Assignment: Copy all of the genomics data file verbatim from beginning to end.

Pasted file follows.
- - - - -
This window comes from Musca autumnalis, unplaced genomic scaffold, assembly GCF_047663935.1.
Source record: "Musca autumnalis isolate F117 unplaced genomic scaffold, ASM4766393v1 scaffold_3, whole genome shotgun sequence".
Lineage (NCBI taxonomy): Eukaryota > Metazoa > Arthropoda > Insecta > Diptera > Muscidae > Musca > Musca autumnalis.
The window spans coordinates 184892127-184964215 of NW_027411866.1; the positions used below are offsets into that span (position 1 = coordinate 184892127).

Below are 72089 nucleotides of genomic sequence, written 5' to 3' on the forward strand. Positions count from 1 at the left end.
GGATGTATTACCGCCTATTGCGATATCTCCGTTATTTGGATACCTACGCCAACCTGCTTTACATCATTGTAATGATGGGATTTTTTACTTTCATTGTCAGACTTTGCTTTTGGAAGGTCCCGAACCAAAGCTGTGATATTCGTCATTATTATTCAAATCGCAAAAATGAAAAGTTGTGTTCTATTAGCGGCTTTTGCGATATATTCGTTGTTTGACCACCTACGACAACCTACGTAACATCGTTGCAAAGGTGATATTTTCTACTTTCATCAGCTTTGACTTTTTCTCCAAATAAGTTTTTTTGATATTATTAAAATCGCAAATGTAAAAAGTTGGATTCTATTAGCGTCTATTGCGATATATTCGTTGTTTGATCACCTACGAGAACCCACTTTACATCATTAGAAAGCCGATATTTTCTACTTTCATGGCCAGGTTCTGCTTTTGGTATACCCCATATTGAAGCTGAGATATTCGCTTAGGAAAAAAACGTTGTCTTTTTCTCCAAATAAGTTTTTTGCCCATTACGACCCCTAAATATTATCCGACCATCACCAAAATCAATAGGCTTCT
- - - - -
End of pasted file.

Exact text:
This window comes from Musca autumnalis, unplaced genomic scaffold, assembly GCF_047663935.1.
Source record: "Musca autumnalis isolate F117 unplaced genomic scaffold, ASM4766393v1 scaffold_3, whole genome shotgun sequence".
Lineage (NCBI taxonomy): Eukaryota > Metazoa > Arthropoda > Insecta > Diptera > Muscidae > Musca > Musca autumnalis.
The window spans coordinates 184892127-184964215 of NW_027411866.1; the positions used below are offsets into that span (position 1 = coordinate 184892127).

Below are 72089 nucleotides of genomic sequence, written 5' to 3' on the forward strand. Positions count from 1 at the left end.
GGATGTATTACCGCCTATTGCGATATCTCCGTTATTTGGATACCTACGCCAACCTGCTTTACATCATTGTAATGATGGGATTTTTTACTTTCATTGTCAGACTTTGCTTTTGGAAGGTCCCGAACCAAAGCTGTGATATTCGTCATTATTATTCAAATCGCAAAAATGAAAAGTTGTGTTCTATTAGCGGCTTTTGCGATATATTCGTTGTTTGACCACCTACGACAACCTACGTAACATCGTTGCAAAGGTGATATTTTCTACTTTCATCAGCTTTGACTTTTTCTCCAAATAAGTTTTTTTGATATTATTAAAATCGCAAATGTAAAAAGTTGGATTCTATTAGCGTCTATTGCGATATATTCGTTGTTTGATCACCTACGAGAACCCACTTTACATCATTAGAAAGCCGATATTTTCTACTTTCATGGCCAGGTTCTGCTTTTGGTATACCCCATATTGAAGCTGAGATATTCGCTTAGGAAAAAAACGTTGTCTTTTTCTCCAAATAAGTTTTTTGCCCATTACGACCCCTAAATATTATCCGACCATCACCAAAATCAATAGGCTTCT